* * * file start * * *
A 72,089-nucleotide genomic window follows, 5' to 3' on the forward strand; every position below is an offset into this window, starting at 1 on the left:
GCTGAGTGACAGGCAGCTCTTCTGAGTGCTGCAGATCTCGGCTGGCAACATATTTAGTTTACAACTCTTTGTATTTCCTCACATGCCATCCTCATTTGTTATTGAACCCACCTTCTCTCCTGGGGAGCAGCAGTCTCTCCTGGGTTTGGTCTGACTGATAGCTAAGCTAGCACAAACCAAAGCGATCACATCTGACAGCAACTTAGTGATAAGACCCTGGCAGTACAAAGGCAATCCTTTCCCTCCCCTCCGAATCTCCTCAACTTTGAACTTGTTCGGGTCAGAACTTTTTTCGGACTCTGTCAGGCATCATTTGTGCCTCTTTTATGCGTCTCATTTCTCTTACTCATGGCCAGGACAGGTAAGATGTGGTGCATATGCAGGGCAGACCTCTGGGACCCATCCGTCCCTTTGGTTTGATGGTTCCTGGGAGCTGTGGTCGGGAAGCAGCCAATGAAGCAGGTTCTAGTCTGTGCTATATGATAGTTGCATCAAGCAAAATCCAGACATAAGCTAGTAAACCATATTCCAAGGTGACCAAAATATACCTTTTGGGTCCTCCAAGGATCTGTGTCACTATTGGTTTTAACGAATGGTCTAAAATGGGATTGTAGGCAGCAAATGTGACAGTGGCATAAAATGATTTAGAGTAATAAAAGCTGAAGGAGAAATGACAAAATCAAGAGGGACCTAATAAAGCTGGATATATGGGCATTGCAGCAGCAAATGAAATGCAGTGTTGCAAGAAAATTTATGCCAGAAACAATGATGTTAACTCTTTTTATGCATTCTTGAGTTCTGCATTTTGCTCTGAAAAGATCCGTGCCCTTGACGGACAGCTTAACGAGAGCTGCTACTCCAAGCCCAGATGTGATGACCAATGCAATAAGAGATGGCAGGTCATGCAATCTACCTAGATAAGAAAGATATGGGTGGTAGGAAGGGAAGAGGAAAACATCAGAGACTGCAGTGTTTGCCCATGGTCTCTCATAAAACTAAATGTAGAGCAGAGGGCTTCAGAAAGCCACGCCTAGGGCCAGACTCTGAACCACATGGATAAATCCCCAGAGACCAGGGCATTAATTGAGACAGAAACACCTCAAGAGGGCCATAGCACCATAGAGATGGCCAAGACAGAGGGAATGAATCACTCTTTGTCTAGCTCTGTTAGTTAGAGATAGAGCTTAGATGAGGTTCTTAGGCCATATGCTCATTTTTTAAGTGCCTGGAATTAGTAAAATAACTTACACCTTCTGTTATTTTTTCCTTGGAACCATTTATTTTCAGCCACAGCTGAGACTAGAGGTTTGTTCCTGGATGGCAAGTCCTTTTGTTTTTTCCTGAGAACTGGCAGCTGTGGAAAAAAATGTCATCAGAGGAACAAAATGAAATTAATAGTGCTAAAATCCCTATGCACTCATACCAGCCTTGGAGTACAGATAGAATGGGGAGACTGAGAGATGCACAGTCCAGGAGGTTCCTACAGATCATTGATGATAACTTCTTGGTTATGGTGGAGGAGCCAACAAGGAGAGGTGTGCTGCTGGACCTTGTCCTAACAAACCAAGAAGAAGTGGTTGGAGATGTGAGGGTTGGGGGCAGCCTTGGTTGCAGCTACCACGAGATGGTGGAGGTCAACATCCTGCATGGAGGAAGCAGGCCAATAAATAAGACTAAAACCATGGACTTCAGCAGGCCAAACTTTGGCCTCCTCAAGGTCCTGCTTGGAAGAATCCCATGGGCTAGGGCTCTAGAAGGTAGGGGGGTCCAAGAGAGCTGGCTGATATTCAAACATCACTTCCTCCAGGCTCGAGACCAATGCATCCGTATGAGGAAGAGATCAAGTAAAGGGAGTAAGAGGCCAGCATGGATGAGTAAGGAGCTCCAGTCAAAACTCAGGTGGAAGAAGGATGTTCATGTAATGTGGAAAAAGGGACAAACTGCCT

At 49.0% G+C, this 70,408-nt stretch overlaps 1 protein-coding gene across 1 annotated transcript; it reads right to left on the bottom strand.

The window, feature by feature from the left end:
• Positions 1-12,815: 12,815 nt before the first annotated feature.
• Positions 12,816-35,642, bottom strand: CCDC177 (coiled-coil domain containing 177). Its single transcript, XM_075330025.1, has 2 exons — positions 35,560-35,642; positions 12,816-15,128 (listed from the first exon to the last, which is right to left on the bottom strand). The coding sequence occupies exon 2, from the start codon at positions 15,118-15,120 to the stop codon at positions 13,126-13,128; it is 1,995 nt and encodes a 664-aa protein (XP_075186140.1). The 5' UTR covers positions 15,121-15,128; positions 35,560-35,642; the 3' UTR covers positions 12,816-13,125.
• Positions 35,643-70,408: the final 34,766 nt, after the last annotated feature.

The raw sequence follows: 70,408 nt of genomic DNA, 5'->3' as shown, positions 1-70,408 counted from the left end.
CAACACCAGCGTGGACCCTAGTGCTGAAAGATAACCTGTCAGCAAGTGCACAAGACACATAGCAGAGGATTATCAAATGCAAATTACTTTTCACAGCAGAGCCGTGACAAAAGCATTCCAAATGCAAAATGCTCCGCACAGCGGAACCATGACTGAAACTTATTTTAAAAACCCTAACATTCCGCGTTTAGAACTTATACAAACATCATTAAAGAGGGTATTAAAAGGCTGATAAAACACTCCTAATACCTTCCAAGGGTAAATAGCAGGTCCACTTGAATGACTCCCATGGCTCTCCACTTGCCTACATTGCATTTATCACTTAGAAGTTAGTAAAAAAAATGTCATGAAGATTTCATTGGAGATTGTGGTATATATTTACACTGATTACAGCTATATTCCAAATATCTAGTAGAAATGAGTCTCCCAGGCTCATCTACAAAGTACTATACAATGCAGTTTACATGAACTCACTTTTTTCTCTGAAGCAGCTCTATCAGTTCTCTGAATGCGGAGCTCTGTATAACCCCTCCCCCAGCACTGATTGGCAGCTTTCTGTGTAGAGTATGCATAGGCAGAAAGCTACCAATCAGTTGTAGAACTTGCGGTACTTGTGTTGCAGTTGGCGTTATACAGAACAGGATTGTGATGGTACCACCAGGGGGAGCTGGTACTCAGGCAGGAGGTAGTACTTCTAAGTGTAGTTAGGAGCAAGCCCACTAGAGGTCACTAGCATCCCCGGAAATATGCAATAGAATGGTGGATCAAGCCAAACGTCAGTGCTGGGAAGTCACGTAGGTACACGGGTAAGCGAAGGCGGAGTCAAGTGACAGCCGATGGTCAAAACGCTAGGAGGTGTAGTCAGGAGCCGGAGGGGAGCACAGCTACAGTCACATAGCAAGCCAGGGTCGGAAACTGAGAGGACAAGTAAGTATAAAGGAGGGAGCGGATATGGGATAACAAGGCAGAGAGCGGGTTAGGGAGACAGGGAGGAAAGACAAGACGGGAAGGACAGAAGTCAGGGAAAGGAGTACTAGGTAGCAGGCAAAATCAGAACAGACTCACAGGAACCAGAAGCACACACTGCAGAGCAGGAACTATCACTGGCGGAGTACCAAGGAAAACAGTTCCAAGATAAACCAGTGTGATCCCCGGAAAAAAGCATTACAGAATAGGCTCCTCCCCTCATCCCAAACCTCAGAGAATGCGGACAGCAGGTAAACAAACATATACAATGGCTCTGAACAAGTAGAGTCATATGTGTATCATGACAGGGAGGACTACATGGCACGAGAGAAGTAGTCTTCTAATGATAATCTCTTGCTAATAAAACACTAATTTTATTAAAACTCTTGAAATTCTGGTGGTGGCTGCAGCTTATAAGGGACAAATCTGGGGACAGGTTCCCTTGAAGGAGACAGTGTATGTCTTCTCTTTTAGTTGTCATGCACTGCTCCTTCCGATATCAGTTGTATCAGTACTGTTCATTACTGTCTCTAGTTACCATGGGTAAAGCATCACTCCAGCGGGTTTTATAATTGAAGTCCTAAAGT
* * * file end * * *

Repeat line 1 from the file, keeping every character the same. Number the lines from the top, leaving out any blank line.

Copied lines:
A 72,089-nucleotide genomic window follows, 5' to 3' on the forward strand; every position below is an offset into this window, starting at 1 on the left: